Ryan (name changed) was one of my students several years ago. He was a good student, and generally quiet. He often sat with his legs stretched out beneath the desk and his chin resting in his hand. One day–he happened to be sitting in the front row, center seat–we both found ourselves laughing at a blooper no one else in the room had seemed to notice. I couldn’t regain my composure, and when I accidentally let out a snort, he laughed so hard that he couldn’t sit up straight.
Ryan was born abroad and was multilingual. He was adventurous and a musician. He volunteered at school and with his church. He had several siblings. The year I taught him, he was on his way to becoming an Eagle Scout.
I did not know any of these things about Ryan when I taught him To Kill a Mockingbird and Romeo and Juliet. I learned who Ryan was outside of my classroom three years later when I read his obituary. Ryan had taken his own life.
I am a good teacher. My students left our class as better and more confident readers, writers, and thinkers. I loved and respected my students, and I truly believe they felt respected and cared for as people. And yet, even after 180 days, I did not know the wonderful, fascinating Ryan at all. For that reason, he is one student I will never forget. If I return to teaching someday, he will be my motivation to be a teacher who loves, respects, and KNOWS the fascinating young people in my classroom.
By making the effort to know Ryan was a multilingual pianist, hiker, and Boy Scout would not have changed his life or the fact that it ended. He was a person who struggled with his mental health and who had a loving and extensive support system both in and out of school. But I have witnessed the ups and downs young people experience as a part of growing up. Those ups and downs become even more tumultuous when depression, anxiety, poverty and homelessness, instability at home, bullying, or a host of other factors are involved. Teachers cannot solve these problems. But I do believe having positive and dependable relationships with adults, teachers included, makes a difference in a child’s life.
If you are reading this, I presume you are the parent of a child who is or who will someday be in school. Your child will have a teacher who cares for and works hard on behalf of his or her students.
Here are some things you should know about that teacher:
- If he teaches elementary school, he has (on average) 24 students, whom he teaches every subject. He has a 20-minute lunch break and (most days) 30 minutes of planning while his students are in gym, art, or music class.
- If she teaches middle or high school, she has (on average) 100 students or more, has a 35-minute lunch and a 55-minute planning period each day.
- He or she is expected to cover an extensive amount of curriculum, meet the diverse needs of each student, communicate with parents, complete professional development credits, sponsor an extracurricular activity, and more.
- This teacher would also love to know that your child is passionate about bugs, is learning to bake, dreams of becoming a scientist, or goes hiking every weekend that he can.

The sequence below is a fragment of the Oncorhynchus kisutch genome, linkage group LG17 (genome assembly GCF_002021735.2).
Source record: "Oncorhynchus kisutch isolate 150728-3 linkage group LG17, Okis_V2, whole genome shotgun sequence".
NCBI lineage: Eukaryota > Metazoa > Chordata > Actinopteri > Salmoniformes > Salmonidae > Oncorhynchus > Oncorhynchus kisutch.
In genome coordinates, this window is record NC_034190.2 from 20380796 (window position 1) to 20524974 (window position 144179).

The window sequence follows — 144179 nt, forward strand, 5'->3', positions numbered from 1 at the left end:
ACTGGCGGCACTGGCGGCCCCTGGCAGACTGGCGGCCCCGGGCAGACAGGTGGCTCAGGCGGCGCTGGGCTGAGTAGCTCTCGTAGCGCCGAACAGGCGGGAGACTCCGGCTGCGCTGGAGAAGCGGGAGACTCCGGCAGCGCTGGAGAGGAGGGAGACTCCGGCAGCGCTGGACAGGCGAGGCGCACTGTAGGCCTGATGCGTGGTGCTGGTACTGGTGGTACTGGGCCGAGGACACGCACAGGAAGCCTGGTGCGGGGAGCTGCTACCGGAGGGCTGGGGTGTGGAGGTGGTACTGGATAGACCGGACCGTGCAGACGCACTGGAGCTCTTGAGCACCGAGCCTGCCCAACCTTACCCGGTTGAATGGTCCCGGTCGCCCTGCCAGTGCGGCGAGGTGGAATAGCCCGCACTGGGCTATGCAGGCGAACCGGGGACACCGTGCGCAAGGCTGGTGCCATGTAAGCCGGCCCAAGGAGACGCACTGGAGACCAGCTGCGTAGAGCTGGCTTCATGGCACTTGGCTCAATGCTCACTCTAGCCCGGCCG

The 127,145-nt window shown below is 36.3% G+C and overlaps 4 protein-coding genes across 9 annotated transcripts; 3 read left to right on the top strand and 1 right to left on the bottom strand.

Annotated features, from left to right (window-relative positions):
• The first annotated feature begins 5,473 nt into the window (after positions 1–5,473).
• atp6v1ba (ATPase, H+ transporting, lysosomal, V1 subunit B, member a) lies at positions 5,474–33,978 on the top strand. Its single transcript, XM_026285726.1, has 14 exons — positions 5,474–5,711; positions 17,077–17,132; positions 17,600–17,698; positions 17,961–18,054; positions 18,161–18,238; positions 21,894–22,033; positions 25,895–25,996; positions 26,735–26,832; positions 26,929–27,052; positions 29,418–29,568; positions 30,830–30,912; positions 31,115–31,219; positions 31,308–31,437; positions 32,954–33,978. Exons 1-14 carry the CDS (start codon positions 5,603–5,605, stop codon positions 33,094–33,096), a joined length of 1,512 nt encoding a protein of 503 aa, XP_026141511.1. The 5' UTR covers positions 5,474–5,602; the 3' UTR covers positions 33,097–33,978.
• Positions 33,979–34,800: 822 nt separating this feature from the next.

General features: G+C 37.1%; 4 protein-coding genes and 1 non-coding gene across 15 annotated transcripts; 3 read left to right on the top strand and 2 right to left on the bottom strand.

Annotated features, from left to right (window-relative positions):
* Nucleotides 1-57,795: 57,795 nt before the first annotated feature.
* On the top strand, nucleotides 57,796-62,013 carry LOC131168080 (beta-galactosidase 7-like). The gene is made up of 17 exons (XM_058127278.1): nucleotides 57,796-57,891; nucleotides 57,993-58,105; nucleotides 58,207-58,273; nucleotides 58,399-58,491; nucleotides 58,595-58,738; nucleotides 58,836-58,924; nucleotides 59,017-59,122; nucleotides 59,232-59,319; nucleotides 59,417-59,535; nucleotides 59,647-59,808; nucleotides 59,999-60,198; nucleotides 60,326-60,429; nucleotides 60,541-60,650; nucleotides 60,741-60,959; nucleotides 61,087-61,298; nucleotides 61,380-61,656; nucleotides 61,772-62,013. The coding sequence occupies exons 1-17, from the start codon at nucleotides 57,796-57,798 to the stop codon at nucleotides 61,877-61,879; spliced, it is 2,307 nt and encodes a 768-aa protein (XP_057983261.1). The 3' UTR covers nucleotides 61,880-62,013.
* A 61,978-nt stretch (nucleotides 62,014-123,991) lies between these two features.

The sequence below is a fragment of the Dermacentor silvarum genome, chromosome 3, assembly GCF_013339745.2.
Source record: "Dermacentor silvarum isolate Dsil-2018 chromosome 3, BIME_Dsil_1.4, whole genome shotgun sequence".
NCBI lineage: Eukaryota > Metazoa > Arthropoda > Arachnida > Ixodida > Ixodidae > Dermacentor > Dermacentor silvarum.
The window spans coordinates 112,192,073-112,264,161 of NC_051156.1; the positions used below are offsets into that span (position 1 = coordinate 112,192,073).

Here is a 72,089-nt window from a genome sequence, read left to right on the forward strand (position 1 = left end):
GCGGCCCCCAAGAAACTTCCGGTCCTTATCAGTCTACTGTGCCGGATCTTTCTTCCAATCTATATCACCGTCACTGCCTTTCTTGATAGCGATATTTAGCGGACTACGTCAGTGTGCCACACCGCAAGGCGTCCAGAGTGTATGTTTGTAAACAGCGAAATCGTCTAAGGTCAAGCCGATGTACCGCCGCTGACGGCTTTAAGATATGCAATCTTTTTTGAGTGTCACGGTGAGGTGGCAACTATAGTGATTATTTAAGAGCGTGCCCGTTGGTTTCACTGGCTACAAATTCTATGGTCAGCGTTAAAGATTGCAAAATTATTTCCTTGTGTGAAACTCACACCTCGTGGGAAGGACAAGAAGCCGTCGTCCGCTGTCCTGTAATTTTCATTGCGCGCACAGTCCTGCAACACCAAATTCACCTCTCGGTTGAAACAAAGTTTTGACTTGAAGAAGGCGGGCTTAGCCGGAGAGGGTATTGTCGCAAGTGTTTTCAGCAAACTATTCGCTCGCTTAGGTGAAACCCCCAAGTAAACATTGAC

School will begin again soon. This year, take a moment to introduce yourself and your child to the teacher who cares and works hard, but who may not have many opportunities to KNOW her students. Just a few friendly words go a long way. They not only set up a positive connection between your teacher and your child, but they also establish a positive relationship between your child’s teacher and you.
If my son were old enough to attend school this fall, this is the note I would send:
I’m Naveen’s mother. I wanted to introduce myself and share a few things about my son with you.
You might have noticed in the first few weeks of school that Naveen is quiet. He is actually a very social person, but he takes a little while to get comfortable. (He is also generally eager to please–if socializing becomes a distraction, it won’t take much to redirect him!)
He loves music–listening, singing, dancing, playing instruments, you name it. He is also very interested in books and movies that connect to real life.
Naveen is very focused when learning something new. If you show him how to do something, he’ll practice it that way, but he also likes to experiment. He likes to try things on his own–he’s pretty good at asking for help when he’s ready for it.
I think Naveen is going to enjoy your class this year. Thank you for taking the time to read this and learn a little more about him!
A few tips:
- Wait until a few weeks into the school year to send your note. By then your child’s teacher will know who your child is and you’ll know a bit more about the class.
- Keep your note short and positive.
- If you’d like to include a concern (perhaps your child struggled with homework last year), also include a few tips or strengths that might help address that concern.
- If your child is in middle or high school, it’s not necessary to send a note to every teacher. Choose a teacher or coach your child connects with, or the teacher of a challenging class.
- Keep realistic expectations for the response to your note. What you’re really doing is planting the seed for a positive connection between your child’s teacher, your child, and you.